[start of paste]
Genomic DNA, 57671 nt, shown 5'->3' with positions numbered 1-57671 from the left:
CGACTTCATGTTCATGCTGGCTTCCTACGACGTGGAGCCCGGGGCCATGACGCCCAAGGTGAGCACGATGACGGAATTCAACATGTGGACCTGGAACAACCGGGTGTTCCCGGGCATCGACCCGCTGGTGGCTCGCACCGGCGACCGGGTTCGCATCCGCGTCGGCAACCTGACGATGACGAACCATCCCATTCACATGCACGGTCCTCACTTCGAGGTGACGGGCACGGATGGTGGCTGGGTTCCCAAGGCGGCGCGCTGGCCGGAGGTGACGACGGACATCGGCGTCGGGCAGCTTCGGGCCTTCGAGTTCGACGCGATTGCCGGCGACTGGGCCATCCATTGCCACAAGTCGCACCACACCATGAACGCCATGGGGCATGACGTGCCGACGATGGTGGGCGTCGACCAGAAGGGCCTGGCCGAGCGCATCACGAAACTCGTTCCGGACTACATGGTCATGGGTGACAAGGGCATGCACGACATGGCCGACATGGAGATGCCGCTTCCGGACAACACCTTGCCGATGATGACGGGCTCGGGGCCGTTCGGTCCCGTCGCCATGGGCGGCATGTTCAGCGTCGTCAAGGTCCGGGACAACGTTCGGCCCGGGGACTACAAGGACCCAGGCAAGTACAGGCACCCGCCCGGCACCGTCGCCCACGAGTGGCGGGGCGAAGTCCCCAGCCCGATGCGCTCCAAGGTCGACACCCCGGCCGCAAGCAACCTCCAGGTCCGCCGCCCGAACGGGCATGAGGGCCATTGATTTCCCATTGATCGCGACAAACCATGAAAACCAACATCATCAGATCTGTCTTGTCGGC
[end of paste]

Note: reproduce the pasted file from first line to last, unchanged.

Genomic DNA, 57671 nt, shown 5'->3' with positions numbered 1-57671 from the left:
CGACTTCATGTTCATGCTGGCTTCCTACGACGTGGAGCCCGGGGCCATGACGCCCAAGGTGAGCACGATGACGGAATTCAACATGTGGACCTGGAACAACCGGGTGTTCCCGGGCATCGACCCGCTGGTGGCTCGCACCGGCGACCGGGTTCGCATCCGCGTCGGCAACCTGACGATGACGAACCATCCCATTCACATGCACGGTCCTCACTTCGAGGTGACGGGCACGGATGGTGGCTGGGTTCCCAAGGCGGCGCGCTGGCCGGAGGTGACGACGGACATCGGCGTCGGGCAGCTTCGGGCCTTCGAGTTCGACGCGATTGCCGGCGACTGGGCCATCCATTGCCACAAGTCGCACCACACCATGAACGCCATGGGGCATGACGTGCCGACGATGGTGGGCGTCGACCAGAAGGGCCTGGCCGAGCGCATCACGAAACTCGTTCCGGACTACATGGTCATGGGTGACAAGGGCATGCACGACATGGCCGACATGGAGATGCCGCTTCCGGACAACACCTTGCCGATGATGACGGGCTCGGGGCCGTTCGGTCCCGTCGCCATGGGCGGCATGTTCAGCGTCGTCAAGGTCCGGGACAACGTTCGGCCCGGGGACTACAAGGACCCAGGCAAGTACAGGCACCCGCCCGGCACCGTCGCCCACGAGTGGCGGGGCGAAGTCCCCAGCCCGATGCGCTCCAAGGTCGACACCCCGGCCGCAAGCAACCTCCAGGTCCGCCGCCCGAACGGGCATGAGGGCCATTGATTTCCCATTGATCGCGACAAACCATGAAAACCAACATCATCAGATCTGTCTTGTCGGC